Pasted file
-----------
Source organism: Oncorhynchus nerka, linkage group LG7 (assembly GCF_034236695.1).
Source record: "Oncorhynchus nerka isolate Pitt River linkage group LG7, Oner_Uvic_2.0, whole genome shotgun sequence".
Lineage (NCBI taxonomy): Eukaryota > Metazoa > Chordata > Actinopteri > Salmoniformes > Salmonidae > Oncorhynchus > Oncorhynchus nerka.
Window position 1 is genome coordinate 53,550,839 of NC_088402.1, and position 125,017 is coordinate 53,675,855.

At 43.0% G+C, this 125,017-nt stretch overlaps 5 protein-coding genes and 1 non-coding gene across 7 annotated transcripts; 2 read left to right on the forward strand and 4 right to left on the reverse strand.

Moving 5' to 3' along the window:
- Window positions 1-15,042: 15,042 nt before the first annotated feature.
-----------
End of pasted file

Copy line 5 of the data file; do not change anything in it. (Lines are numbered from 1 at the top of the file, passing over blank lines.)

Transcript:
At 43.0% G+C, this 125,017-nt stretch overlaps 5 protein-coding genes and 1 non-coding gene across 7 annotated transcripts; 2 read left to right on the forward strand and 4 right to left on the reverse strand.